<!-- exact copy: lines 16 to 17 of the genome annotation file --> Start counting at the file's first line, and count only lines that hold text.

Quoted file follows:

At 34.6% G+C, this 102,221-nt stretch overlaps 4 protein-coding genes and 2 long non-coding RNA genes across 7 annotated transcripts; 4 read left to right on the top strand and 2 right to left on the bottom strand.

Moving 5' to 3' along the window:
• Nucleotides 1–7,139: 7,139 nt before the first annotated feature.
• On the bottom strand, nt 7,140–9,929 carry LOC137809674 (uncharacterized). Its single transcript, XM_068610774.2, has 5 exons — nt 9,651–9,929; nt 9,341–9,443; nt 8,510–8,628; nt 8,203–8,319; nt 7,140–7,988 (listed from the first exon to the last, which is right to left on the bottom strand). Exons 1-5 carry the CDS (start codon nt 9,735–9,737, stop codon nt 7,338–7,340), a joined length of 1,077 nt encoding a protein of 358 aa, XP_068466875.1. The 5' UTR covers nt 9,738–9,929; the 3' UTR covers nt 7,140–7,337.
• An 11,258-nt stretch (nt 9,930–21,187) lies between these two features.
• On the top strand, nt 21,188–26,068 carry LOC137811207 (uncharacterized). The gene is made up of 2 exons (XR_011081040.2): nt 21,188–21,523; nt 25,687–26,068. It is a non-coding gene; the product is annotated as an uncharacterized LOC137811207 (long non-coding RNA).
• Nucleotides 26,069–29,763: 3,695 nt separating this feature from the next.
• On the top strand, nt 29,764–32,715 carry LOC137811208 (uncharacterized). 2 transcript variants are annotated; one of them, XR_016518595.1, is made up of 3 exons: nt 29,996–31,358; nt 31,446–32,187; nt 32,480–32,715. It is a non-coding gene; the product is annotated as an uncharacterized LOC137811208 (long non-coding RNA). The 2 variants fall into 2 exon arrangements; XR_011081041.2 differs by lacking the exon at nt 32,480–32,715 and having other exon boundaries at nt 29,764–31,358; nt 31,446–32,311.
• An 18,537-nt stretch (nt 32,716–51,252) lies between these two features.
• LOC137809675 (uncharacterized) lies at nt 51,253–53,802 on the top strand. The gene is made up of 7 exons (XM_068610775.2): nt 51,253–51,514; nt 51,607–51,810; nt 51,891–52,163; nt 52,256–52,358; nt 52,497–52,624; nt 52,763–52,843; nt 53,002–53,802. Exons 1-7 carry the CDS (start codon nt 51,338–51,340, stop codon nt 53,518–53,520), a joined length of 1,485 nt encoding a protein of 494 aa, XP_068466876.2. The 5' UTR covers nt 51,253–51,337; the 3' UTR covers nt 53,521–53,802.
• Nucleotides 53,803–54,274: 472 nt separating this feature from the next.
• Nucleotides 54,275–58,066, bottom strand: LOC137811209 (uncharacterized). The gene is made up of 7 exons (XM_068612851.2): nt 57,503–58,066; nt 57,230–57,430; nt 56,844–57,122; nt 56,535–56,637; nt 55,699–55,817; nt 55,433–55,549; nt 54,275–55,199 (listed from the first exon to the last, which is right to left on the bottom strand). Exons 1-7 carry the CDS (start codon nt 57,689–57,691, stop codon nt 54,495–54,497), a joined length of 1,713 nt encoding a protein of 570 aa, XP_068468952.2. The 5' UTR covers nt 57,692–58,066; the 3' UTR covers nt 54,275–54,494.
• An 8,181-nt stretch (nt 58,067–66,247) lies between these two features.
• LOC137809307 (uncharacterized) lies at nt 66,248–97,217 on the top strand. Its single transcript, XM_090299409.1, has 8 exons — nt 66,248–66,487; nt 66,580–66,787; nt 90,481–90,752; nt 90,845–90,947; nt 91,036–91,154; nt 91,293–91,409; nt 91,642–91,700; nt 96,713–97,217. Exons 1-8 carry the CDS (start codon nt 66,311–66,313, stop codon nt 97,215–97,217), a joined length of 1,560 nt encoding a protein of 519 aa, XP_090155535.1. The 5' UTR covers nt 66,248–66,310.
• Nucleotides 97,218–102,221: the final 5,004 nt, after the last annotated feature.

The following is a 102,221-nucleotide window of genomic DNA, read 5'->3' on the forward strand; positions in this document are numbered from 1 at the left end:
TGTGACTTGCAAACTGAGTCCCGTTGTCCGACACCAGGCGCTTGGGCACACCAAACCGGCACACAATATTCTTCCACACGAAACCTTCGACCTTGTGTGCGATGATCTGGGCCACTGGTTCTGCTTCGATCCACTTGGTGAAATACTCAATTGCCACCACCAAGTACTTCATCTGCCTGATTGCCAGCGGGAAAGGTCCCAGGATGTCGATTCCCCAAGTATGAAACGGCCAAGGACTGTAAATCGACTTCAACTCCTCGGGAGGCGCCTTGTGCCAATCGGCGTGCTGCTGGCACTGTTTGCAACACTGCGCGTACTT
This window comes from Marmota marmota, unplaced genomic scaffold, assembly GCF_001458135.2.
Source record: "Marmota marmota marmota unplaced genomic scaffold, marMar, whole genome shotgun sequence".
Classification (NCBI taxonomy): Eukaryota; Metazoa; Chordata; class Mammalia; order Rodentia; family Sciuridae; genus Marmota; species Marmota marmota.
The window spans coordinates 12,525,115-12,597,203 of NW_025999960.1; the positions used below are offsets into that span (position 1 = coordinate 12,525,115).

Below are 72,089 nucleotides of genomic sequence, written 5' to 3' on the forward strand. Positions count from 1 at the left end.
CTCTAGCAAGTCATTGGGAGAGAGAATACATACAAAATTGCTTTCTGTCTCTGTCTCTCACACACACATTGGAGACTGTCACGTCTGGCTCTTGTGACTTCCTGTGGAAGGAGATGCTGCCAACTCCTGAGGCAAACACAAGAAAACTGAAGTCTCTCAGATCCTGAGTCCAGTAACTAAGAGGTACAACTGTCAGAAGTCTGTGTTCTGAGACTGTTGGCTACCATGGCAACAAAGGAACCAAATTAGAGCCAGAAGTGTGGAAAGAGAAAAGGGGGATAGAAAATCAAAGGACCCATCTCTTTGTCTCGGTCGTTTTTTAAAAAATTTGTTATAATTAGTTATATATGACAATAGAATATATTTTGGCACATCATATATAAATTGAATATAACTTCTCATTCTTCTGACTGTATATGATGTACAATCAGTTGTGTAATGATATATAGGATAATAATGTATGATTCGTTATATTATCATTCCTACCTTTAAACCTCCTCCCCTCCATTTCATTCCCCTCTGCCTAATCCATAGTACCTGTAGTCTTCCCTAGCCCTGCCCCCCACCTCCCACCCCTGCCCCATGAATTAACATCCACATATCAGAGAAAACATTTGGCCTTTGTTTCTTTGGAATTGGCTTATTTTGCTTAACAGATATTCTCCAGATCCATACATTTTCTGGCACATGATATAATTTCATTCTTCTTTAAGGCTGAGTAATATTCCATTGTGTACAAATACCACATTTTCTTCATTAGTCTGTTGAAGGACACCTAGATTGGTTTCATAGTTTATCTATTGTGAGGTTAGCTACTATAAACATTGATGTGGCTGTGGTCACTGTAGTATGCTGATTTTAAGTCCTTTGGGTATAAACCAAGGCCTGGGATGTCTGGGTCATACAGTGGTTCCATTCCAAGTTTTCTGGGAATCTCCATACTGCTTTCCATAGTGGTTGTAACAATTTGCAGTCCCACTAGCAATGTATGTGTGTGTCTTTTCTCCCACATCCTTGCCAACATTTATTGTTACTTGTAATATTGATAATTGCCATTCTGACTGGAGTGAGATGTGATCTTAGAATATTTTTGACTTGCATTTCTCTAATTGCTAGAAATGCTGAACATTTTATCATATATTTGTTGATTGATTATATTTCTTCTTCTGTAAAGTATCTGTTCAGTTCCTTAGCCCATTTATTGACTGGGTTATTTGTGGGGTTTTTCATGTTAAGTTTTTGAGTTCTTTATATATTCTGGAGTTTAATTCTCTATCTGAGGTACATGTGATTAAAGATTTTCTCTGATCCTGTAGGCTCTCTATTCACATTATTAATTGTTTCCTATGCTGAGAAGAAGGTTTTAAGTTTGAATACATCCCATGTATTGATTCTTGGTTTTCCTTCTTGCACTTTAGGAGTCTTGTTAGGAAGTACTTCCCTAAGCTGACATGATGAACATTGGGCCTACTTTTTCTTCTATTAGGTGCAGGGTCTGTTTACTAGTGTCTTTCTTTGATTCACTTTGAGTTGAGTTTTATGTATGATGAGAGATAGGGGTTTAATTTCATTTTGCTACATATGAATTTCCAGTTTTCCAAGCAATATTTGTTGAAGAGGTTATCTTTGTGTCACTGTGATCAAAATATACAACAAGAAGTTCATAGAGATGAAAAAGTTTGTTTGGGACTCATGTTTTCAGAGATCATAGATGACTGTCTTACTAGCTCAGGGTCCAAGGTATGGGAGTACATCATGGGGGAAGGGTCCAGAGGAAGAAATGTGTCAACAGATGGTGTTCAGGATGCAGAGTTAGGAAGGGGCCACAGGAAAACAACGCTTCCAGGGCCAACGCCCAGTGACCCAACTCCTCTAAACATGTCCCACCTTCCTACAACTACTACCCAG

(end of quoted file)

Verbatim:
The following is a 102,221-nucleotide window of genomic DNA, read 5'->3' on the forward strand; positions in this document are numbered from 1 at the left end:
TGTGACTTGCAAACTGAGTCCCGTTGTCCGACACCAGGCGCTTGGGCACACCAAACCGGCACACAATATTCTTCCACACGAAACCTTCGACCTTGTGTGCGATGATCTGGGCCACTGGTTCTGCTTCGATCCACTTGGTGAAATACTCAATTGCCACCACCAAGTACTTCATCTGCCTGATTGCCAGCGGGAAAGGTCCCAGGATGTCGATTCCCCAAGTATGAAACGGCCAAGGACTGTAAATCGACTTCAACTCCTCGGGAGGCGCCTTGTGCCAATCGGCGTGCTGCTGGCACTGTTTGCAACACTGCGCGTACTT